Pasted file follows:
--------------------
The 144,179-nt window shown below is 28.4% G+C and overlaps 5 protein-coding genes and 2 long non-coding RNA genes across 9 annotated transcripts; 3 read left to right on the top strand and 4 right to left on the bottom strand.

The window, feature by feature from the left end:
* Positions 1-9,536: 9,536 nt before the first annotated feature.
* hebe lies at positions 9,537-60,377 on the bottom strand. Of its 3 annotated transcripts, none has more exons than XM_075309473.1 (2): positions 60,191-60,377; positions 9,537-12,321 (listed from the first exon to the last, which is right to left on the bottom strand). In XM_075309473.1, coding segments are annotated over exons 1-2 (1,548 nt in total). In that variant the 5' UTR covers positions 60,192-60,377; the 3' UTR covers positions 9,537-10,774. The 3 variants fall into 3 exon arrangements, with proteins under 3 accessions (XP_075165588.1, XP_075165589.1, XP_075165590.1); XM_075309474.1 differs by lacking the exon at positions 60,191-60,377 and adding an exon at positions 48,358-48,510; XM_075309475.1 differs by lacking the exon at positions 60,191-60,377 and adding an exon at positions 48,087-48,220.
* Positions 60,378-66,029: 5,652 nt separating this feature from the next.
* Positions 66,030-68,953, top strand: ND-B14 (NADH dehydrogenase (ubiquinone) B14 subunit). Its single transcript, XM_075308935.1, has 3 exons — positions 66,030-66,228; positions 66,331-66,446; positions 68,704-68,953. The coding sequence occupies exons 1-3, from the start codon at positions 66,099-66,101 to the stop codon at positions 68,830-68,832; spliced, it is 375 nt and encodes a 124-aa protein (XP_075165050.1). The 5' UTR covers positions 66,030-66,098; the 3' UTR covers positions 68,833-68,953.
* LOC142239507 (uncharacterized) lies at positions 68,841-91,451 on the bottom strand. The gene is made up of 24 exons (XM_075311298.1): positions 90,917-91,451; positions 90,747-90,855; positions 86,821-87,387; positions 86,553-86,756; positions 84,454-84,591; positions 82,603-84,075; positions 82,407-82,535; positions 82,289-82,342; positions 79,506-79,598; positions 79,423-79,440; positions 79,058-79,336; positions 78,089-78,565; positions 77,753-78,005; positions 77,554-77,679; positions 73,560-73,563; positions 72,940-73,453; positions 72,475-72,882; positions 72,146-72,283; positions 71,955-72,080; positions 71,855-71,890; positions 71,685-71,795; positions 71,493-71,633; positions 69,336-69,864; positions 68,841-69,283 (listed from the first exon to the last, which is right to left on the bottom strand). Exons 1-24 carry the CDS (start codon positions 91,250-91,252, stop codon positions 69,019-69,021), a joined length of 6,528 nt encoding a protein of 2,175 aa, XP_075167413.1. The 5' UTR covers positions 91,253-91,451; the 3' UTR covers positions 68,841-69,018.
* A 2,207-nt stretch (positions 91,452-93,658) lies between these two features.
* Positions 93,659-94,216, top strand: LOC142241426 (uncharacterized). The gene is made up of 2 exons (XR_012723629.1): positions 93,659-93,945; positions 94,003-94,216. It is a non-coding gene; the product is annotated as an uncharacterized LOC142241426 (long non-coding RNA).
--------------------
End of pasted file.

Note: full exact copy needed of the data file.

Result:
The 144,179-nt window shown below is 28.4% G+C and overlaps 5 protein-coding genes and 2 long non-coding RNA genes across 9 annotated transcripts; 3 read left to right on the top strand and 4 right to left on the bottom strand.

The window, feature by feature from the left end:
* Positions 1-9,536: 9,536 nt before the first annotated feature.
* hebe lies at positions 9,537-60,377 on the bottom strand. Of its 3 annotated transcripts, none has more exons than XM_075309473.1 (2): positions 60,191-60,377; positions 9,537-12,321 (listed from the first exon to the last, which is right to left on the bottom strand). In XM_075309473.1, coding segments are annotated over exons 1-2 (1,548 nt in total). In that variant the 5' UTR covers positions 60,192-60,377; the 3' UTR covers positions 9,537-10,774. The 3 variants fall into 3 exon arrangements, with proteins under 3 accessions (XP_075165588.1, XP_075165589.1, XP_075165590.1); XM_075309474.1 differs by lacking the exon at positions 60,191-60,377 and adding an exon at positions 48,358-48,510; XM_075309475.1 differs by lacking the exon at positions 60,191-60,377 and adding an exon at positions 48,087-48,220.
* Positions 60,378-66,029: 5,652 nt separating this feature from the next.
* Positions 66,030-68,953, top strand: ND-B14 (NADH dehydrogenase (ubiquinone) B14 subunit). Its single transcript, XM_075308935.1, has 3 exons — positions 66,030-66,228; positions 66,331-66,446; positions 68,704-68,953. The coding sequence occupies exons 1-3, from the start codon at positions 66,099-66,101 to the stop codon at positions 68,830-68,832; spliced, it is 375 nt and encodes a 124-aa protein (XP_075165050.1). The 5' UTR covers positions 66,030-66,098; the 3' UTR covers positions 68,833-68,953.
* LOC142239507 (uncharacterized) lies at positions 68,841-91,451 on the bottom strand. The gene is made up of 24 exons (XM_075311298.1): positions 90,917-91,451; positions 90,747-90,855; positions 86,821-87,387; positions 86,553-86,756; positions 84,454-84,591; positions 82,603-84,075; positions 82,407-82,535; positions 82,289-82,342; positions 79,506-79,598; positions 79,423-79,440; positions 79,058-79,336; positions 78,089-78,565; positions 77,753-78,005; positions 77,554-77,679; positions 73,560-73,563; positions 72,940-73,453; positions 72,475-72,882; positions 72,146-72,283; positions 71,955-72,080; positions 71,855-71,890; positions 71,685-71,795; positions 71,493-71,633; positions 69,336-69,864; positions 68,841-69,283 (listed from the first exon to the last, which is right to left on the bottom strand). Exons 1-24 carry the CDS (start codon positions 91,250-91,252, stop codon positions 69,019-69,021), a joined length of 6,528 nt encoding a protein of 2,175 aa, XP_075167413.1. The 5' UTR covers positions 91,253-91,451; the 3' UTR covers positions 68,841-69,018.
* A 2,207-nt stretch (positions 91,452-93,658) lies between these two features.
* Positions 93,659-94,216, top strand: LOC142241426 (uncharacterized). The gene is made up of 2 exons (XR_012723629.1): positions 93,659-93,945; positions 94,003-94,216. It is a non-coding gene; the product is annotated as an uncharacterized LOC142241426 (long non-coding RNA).